started for the shore, and, with a great deal of trouble, succeeded
in landing it safely.

My next work was to view the country and seek a proper place
to stow my goods. I knew not yet where I was, whether on the
continent or an island. There was a hill not over a mile away,
very steep and high; and I climbed to the top of it, and saw that
I was on an island, barren, and as I saw good reason to believe,
weinhabited.

Every day, for twelve days, I made a trip to the vessel, bringing
ashore a!l that I thought would be useful to me. The night of the
twelfth day there was a violent wind, and when I awoke in the
morning the ship was nowhere to be seen.

Then I gave my thoughts to providing myself with a safe habi-
tation. I found a little plain, on the side of a hill, whose front
towards the plain was very steep, and had in it a hollow place like





Ses

ROBINSON CRUSOE SAILING IN HIS BOAT.





HE SAND.

RINTS IN T

FINDING THE FOOTP



THE STORY OF ROBINSON CRUSOE.

the door of a cave. Here I resolved to pitch my tent, which I
made of sails that I had brought from the ship. Around it I drew
a half circle, and drove two rows of piles into the ground, making a
kind of fortress. I left no entrance, but used a short ladder to go
over the top, and when I was in, lifted it over after me. Then I
enlarged the hollow place I have spoken of until I had made quite
a cave, which served as a cellar for my house, which I called my
castle.

I had found aboard a dog and two cats. I carried the cats ashore
on the raft, but as for the dog he swam ashore himself, and was a
trusty servant to me for many years. Besides the company of these
- pets, I had that of a parrot which I caught, and which I taught to
speak ; and it often gave me much amusement.

I went out every day with my gun to hunt for food. I found that
there were goats running wild on the island, and often succeeded in
shooting one. But I saw that my ammunition would in time all be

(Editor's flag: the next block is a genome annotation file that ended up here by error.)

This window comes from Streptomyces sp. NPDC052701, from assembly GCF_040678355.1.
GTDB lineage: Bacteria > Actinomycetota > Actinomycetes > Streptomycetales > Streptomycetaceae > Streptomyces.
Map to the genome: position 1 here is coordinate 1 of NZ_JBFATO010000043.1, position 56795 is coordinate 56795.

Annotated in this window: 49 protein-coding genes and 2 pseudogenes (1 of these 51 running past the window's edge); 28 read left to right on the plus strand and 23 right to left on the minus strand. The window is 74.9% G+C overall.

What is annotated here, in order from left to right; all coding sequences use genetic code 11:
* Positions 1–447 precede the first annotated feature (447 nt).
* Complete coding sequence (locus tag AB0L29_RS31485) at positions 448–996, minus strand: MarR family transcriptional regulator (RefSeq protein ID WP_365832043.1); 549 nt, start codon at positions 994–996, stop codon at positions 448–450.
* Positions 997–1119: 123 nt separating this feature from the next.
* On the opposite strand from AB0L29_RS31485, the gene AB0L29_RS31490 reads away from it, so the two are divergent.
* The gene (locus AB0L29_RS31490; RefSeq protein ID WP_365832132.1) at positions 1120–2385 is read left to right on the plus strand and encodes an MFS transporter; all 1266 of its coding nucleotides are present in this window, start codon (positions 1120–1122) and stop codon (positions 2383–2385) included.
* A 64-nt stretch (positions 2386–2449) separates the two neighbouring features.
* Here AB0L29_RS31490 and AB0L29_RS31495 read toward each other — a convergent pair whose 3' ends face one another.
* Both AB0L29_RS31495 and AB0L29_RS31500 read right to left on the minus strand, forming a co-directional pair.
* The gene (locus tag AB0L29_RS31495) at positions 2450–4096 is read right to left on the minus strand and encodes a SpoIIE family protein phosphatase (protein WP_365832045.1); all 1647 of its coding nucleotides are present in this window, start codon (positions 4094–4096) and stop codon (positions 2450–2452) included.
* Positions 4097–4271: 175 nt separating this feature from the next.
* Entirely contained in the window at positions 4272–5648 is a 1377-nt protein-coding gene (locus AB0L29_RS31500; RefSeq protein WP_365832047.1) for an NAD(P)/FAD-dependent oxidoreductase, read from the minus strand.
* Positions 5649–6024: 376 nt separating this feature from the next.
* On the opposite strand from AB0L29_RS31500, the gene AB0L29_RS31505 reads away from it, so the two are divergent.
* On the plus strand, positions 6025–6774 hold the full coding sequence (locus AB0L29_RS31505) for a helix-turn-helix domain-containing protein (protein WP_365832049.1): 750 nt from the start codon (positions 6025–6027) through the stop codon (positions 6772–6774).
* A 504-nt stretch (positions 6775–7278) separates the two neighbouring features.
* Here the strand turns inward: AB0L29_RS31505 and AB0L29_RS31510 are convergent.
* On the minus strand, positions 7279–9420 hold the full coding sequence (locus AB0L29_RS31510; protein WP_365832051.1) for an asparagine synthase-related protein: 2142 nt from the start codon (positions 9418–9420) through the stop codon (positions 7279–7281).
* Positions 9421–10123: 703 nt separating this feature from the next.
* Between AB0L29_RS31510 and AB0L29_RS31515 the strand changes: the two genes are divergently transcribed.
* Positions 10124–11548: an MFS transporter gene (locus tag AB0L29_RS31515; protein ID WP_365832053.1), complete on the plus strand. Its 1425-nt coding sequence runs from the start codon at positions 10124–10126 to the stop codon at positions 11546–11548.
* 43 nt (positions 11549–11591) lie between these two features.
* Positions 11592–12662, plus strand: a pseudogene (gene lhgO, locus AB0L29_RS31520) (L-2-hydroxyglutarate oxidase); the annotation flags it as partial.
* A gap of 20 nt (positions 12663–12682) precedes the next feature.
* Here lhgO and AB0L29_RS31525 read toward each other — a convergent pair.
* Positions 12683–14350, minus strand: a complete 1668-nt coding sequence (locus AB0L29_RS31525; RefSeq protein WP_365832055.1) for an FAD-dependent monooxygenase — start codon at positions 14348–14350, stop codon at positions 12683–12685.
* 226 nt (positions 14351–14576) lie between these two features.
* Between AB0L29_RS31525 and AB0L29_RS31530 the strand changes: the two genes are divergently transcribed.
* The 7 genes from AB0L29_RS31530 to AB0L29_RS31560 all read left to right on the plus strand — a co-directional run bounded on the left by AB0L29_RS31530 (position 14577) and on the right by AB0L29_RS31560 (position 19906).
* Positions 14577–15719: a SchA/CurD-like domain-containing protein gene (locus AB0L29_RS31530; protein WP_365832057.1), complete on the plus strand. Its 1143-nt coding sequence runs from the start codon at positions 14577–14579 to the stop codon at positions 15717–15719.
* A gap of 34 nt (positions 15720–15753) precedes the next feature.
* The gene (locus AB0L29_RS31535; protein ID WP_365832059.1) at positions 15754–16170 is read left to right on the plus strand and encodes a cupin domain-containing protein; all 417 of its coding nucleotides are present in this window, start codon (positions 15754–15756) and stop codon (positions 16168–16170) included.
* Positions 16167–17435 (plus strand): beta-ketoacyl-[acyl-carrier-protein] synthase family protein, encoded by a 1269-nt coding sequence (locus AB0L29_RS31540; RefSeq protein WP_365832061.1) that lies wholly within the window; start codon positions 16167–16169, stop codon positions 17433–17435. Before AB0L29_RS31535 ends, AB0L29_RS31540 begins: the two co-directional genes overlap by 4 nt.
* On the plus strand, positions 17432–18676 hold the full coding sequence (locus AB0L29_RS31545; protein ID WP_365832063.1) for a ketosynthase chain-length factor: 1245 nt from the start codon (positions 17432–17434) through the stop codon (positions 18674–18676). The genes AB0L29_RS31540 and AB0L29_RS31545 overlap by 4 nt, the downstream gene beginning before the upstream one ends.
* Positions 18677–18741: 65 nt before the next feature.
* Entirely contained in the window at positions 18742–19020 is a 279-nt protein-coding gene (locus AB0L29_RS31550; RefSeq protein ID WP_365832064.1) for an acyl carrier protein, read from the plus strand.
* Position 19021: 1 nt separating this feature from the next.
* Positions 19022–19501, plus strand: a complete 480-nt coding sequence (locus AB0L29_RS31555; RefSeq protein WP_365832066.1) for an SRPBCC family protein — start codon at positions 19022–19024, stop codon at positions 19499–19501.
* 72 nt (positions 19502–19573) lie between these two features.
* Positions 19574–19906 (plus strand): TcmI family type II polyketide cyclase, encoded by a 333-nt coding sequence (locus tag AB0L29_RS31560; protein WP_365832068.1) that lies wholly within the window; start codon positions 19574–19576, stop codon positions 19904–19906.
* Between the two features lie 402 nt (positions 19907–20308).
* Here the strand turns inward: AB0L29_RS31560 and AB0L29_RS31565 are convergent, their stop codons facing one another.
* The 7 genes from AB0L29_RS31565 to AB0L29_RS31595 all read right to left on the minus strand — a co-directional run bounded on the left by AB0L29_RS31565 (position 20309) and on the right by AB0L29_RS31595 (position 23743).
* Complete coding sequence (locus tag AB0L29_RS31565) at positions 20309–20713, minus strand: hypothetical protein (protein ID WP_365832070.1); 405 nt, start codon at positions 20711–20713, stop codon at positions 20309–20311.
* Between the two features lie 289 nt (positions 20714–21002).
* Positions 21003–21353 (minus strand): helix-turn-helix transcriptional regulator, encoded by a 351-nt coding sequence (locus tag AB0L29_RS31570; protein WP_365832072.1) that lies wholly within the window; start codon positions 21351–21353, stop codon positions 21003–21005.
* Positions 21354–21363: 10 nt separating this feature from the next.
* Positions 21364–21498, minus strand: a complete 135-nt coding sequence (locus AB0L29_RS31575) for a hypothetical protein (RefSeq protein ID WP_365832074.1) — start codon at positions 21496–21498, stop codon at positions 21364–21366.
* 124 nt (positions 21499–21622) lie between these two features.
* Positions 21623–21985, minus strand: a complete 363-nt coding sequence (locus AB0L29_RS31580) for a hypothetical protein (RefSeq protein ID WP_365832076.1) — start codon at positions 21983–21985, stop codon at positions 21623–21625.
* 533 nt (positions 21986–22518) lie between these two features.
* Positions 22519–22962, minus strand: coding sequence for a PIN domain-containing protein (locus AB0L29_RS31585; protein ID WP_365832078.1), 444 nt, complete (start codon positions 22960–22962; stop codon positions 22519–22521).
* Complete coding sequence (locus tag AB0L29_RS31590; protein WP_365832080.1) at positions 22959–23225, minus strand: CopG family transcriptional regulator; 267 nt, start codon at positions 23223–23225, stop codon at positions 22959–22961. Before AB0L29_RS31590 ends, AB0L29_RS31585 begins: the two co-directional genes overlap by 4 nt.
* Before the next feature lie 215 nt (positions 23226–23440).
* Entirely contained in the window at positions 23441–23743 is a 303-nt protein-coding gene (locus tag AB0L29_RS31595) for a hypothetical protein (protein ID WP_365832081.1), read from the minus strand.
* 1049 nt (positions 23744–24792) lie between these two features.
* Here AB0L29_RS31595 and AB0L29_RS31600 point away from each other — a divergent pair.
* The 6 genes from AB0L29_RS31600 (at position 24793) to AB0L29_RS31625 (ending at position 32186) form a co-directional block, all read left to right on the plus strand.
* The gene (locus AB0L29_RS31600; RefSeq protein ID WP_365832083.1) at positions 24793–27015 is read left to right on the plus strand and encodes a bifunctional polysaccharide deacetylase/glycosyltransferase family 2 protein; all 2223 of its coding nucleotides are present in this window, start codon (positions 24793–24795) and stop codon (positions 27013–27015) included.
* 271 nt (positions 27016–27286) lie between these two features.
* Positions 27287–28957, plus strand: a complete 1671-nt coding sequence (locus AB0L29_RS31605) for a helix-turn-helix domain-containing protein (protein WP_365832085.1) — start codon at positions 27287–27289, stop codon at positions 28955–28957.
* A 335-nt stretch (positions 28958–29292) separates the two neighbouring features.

gone, and that to have a steady supply of goat’s flesh, I must breed
them in flocks. So TI set a trap to take some alive, and succeeded
in catching several. I enclosed a piece of ground for them to ru.
in; and in course of time, had a large flock, which furnished me with
all the meat I needed.

I saved the skins of all the creatures I shot, and dried them;
and when my clothes were worn out, replaced them with gar-
ments made of these. Then, at the expense of a great deal of time
and trouble, I made an umbrella, also of skins, which I needed
much to keep off both sun and rain.

For a long time I brooded over the idea of making a canoe of the
trunk of a tree, as the Indians do, and at last set to work at the
task. I cut a large tree, and spent over three months shaping it
into the form of a boat. Then I found it too large to move to the
water. I afterwards made a smaller one, and succeeded in launch-



THE STORY UF ROBINSON CRUSOE.

ing it, and set out to make a tour around the island init. But when
I had been out three days, such a storm arose that I was near being
lost. At last I was.able to bring my boat to the shore, in a little
cove; and there I left it, and went across the island, on foot, to my
castle, not caring to go to sea again in such an unsafe vessel.

Thus ‘years and years passed away. Although I had, to some
extent, become contented with my solitary lot, yet at times a terrible
sense of loneliness and desolation would come over me. Many
times I would go to the top of a hill where I could look out to sea,
in hopes of catching sight of a ship. Then I would fancy that, at
a vast distance, I spied a sail. I would please myself with the
hopes of it, and after looking at it steadily, till I was almost blind,
would lose it quite, and sit down and weep like a child, and thus
icrease my misery by my folly.

But one day I saw a sight which turned my thoughts in a new
channel. It was the print of a naked foot upon the sand near the
shore. It filled me with fear, for it showed that the island must
sometimes be visited by savages.

One morning, going out quite early, I could see the light of a fire
about two miles away. I went to the top of the hill and looked in
the direction of the fire. I saw that five canoes were drawn up on
the shore, while a swarm of naked savages were dancing about the
fire. Presently they dragged two poor wretches from the boats. One
of them was knocked down at once, and several of the savages set to
work to cut him up. They were evidently cannibals, and were going
to hold one of their horrible feasts on their-captives. The other
captive was left standing for a moment, and seeing a chance to
escape, started to run. I was greatly alarmed when I saw that he
was coming directly toward me, but when I saw that only two pur:
sued him, and that he gained upon them, I made up my mind to
help him. When they were near enough, I took a short cut down